The rest is history.

With a tagline that reads, “Nigeria’s No. 1 Jobs Website,” Awoyemi and his partners state on their site:

“We set out with a mission to organize, deliver and manage the largest catalogue of jobs in Nigeria.

“We help employers fill their vacancies quickly and cost-effectively by giving them access to the most relevant pool of qualified job-seekers and professionals.”

When Face2Face Africa asked Awoyemi how many employment seekers actually find positions from his site, he added, “I will put it at 0.5 percent to 1 percent, considering that the average applications per job is around 120 or so, but don’t mistake that for a small [percentage] because that translates to at least 5,000 placements per month.”

In addition, SiliconAfrica, in its “Top 100 Websites in Africa” list, ranks Jobberman as No. 14, which is very impressive.

Here, the uberly effective businessman explains his career journey, while providing tips to Africa’s youth, entrepreneurs, and job seekers:

Face2Face Africa: What inspired you to start all of your businesses?

Opeyemi Awoyemi (OA): Growing up, I have always felt I had more to offer society and deeper potential than most people. Indulging oneself in that kind of thinking gives birth to being  inquisitive, having weird ideas, and [spurs a] desire to be different.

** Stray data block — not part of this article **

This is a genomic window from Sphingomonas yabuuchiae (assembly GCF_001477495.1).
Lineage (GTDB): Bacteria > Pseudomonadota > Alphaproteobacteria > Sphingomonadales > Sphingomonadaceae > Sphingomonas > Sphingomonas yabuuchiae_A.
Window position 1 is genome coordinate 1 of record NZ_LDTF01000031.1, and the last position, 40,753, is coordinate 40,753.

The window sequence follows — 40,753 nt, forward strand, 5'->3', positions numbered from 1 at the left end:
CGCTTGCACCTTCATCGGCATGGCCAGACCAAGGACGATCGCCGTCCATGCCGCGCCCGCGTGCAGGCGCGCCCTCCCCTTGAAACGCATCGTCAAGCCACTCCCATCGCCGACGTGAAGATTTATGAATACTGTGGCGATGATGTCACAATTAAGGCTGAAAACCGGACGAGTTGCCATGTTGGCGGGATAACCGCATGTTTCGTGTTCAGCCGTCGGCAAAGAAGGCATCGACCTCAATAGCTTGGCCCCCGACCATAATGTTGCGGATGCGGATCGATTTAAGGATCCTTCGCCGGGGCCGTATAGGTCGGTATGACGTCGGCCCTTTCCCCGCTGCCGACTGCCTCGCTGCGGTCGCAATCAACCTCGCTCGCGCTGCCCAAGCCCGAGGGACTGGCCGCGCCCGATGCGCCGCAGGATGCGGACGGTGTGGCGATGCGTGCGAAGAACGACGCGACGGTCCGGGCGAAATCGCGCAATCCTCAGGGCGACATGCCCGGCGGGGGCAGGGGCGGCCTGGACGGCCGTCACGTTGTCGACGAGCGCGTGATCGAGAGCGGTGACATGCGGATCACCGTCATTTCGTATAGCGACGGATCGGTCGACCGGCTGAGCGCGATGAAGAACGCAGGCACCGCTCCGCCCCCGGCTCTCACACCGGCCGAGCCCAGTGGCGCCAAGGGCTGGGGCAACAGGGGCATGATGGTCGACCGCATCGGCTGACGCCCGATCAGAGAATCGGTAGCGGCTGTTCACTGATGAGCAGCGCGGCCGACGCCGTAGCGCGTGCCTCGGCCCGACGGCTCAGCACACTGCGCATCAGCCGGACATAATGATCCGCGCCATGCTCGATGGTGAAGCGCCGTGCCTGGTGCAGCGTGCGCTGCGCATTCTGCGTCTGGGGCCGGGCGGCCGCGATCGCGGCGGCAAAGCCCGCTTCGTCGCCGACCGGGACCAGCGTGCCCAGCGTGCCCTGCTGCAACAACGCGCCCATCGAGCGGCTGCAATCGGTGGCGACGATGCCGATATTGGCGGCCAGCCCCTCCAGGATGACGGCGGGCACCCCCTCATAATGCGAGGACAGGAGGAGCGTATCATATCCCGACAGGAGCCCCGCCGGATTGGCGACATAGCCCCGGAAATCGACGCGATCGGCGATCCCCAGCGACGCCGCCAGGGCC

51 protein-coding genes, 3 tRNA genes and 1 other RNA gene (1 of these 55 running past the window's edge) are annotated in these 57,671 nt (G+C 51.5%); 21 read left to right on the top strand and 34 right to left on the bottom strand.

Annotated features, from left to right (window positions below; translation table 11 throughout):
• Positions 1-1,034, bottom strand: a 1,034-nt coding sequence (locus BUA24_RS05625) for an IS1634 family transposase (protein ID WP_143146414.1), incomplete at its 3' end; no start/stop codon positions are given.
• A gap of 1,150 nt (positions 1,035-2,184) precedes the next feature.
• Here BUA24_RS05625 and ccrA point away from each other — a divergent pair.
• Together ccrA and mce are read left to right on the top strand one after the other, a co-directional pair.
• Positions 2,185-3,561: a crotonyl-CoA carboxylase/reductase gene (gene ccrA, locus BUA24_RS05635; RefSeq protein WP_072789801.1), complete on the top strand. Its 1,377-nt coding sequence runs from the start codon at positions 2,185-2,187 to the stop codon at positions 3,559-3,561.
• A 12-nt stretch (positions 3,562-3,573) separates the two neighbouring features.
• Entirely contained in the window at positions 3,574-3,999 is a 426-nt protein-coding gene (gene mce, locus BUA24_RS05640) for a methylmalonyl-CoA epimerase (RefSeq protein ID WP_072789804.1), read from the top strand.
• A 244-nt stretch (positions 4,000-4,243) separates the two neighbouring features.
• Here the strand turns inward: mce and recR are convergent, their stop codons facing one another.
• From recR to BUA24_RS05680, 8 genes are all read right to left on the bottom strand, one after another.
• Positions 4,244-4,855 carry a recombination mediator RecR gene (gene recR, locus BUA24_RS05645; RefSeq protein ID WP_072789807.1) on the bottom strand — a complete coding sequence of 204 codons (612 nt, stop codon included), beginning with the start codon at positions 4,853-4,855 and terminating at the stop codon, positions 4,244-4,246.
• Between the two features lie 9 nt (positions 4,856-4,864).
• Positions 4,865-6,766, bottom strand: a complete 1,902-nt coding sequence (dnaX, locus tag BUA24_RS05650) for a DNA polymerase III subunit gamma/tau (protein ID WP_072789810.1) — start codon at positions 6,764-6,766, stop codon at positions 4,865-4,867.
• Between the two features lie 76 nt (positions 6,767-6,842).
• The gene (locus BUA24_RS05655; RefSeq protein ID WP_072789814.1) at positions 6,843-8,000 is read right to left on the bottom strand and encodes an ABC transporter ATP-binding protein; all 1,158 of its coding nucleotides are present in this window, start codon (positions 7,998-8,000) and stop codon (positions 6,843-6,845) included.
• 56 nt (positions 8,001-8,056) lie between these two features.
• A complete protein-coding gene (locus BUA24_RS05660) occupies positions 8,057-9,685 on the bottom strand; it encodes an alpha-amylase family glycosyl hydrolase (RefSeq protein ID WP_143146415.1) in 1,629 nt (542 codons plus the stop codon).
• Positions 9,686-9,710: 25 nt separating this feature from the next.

As I got to my late teens, I did read something about the way to lasting success is finding real needs and solving them, so I set out to look for big problems and provide commercial solutions within my reach.

F2FA: With unemployment being a serious obstacle for youth worldwide right now, what advice would you give to young people who are looking to be productive in spite of this major hurdle?

OA: Be hungry for real knowledge. Learn everything you can learn. Don’t be lazy sitting down doing nothing. Better still, if you can learn one or two core skills outside your normal education go for it. Be competent in speaking, writing, and using digital tools.

Look for a real need in the area around you and solve them commercially with the knowledge and skills you’ve learned, and ask questions from those who have succeeded in your areas of interest.

F2FA: What tips would you give to young people who are interested in starting their own businesses?

OA: Start today with a pilot test phase that does not require you quitting your job or leaving your studies. The results of the pilot will tell you what to do next.